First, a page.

Friday 27 November 2009

Syngas in hi-tech link for Clinton project

Adelaide Advertiser
Thursday 26/11/2009 Page: 52

Syngas has teamed with global technology providers Rentech and General Electric to progress South Australia's $3 billion coal-biomass-to-diesel Clinton project. US fuel company Rentech came on board this week to provide preliminary engineering services at the proposed site, approximately 120km northwest of Adelaide. Rentech, which also is helping Beach Petroleum advance its unconventional gas reserves in the Cooper Basin, will provide its Fischer-Tropsch fuels production technology for the project in the first quarter of next year.

The current agreement is to review the use of Rentech's FT technology for the production of ultra-clean synthetic transportation fuels from synthesis gas derived from fossil and biomass resources. The Fischer-Tropsch process is used to produce a synthetic petroleum substitute, typically from coal, natural gas or biomass, for use as synthetic lubrication oil or as synthetic fuel. The preliminary review could lead to a licensing agreement with Rentech for its FT technology, Syngas executive director Merrill Gray said.

"This agreement with Rentech is a further step forward in terms of our strategy of securing access to proven technology providers like GE and Siemens," she said Syngas already has an exclusive arrangement with General Electric Company and General Electric International Inc for the supply of gas and steam turbines and is in talks with drying technology and gas conditioning technology providers. Siemens completed a feasibility study at the site in August. "It is a staged and measured process.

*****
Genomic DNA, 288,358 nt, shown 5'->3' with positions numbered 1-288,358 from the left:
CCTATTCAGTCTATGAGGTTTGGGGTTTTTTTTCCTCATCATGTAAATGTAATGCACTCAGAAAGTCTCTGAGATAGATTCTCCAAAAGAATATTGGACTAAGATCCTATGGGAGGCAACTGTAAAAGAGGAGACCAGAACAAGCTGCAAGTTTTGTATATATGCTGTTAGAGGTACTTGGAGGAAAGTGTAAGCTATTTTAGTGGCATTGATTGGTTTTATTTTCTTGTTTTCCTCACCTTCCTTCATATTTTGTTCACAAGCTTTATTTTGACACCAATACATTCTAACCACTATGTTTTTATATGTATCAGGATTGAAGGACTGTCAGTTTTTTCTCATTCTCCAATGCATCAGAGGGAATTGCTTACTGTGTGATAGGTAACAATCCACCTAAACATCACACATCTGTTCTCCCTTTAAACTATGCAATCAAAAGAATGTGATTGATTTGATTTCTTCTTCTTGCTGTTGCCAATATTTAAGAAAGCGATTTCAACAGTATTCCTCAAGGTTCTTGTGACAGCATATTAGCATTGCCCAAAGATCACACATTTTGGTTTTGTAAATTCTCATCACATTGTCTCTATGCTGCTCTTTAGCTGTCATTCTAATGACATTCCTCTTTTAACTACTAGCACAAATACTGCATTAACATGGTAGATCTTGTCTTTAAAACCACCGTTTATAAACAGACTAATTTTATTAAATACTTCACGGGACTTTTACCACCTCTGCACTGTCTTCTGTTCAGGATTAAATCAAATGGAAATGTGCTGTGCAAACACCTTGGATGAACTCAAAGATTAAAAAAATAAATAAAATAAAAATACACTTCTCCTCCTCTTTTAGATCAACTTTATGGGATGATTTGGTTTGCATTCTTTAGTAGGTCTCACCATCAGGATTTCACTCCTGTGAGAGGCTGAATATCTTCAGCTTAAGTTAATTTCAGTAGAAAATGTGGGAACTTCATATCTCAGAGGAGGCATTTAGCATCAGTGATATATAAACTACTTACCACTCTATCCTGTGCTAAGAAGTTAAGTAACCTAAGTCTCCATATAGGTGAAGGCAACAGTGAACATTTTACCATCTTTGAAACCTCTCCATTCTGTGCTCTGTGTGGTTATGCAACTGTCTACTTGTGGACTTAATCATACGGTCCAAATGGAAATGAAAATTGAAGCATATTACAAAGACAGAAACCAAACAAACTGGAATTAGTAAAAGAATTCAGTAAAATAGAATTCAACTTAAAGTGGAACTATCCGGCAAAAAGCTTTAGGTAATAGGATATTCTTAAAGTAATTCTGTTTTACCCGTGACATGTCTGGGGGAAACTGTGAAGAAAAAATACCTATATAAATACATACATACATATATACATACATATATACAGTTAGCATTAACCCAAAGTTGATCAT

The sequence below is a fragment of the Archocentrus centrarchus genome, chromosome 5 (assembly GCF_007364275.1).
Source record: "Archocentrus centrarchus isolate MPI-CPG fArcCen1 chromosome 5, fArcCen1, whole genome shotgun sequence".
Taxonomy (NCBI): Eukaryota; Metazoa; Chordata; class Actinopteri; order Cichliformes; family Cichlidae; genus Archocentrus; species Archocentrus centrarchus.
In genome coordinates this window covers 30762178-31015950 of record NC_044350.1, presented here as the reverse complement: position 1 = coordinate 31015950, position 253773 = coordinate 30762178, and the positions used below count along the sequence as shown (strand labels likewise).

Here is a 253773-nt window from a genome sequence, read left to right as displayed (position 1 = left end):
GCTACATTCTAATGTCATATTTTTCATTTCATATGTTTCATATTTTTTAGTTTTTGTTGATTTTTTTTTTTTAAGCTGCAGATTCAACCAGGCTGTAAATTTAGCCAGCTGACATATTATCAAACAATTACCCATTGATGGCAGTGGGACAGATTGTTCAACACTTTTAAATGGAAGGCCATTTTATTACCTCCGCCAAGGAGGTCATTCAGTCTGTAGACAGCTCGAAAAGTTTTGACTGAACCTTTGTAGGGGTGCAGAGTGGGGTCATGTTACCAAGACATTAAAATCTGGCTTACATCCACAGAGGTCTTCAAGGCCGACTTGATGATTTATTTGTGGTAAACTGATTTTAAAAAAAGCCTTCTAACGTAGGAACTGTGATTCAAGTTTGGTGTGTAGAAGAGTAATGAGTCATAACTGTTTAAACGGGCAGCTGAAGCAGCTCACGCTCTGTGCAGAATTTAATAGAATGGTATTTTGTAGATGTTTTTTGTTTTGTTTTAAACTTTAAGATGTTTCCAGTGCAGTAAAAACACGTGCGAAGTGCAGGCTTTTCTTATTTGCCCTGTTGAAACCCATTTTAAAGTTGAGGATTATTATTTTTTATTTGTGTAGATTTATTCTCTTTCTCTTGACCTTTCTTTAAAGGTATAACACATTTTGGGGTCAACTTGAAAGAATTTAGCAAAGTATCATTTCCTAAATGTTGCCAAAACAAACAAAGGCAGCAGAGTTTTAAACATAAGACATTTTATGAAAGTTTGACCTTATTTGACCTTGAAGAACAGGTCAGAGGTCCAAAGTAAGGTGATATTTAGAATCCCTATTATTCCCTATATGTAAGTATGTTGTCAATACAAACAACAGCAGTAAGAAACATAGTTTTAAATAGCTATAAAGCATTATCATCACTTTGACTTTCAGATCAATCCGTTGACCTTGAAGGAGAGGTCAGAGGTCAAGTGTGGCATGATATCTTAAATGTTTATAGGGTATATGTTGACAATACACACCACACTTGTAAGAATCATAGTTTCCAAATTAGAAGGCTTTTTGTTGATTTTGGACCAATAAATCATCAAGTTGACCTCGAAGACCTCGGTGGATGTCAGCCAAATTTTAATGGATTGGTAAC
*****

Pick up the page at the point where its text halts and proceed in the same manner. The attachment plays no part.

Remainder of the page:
Our bankable feasibility study is underway until 2012. We have teamed with established global technology providers and are understanding the regulatory approval processes that will need to be completed," Ms Gray said. The Clinton facility is expected to produce 200 million barrels of oil oOver its 40-year life. The Perth-based company will relocate to Adelaide by next March.

Groundbreaking Norwegian Power Plant Generates Electricity From Water
November 25, 2009

New alternative energy plant in Norway is the first of its kind, but could be a common alternative energy in the future. The world's first osmotic power plant opened in Norway on Tuesday. The plant uses a combination of freshwater, seawater and a special membrane to generate emission-free electricity. The test plant, which currently only produces enough electricity to power a coffee maker, is a test run of the technology and will be used to develop larger, more efficient versions, Reuters reports.

The prototype plant, on the Oslo fjord south of Oslo, uses osmosis to draw freshwater across a membrane and toward the seawater side, creating pressure that drives a turbine and produces electricity. The plant has about 2,000 m² of membrane. "While salt might not save the world alone, we believe osmotic power will be an interesting part of the renewable energy mix of the future," said Baard Mikkelsen, chief executive of Statkraft, the federally-owned utility company that built and operates the prototype plant.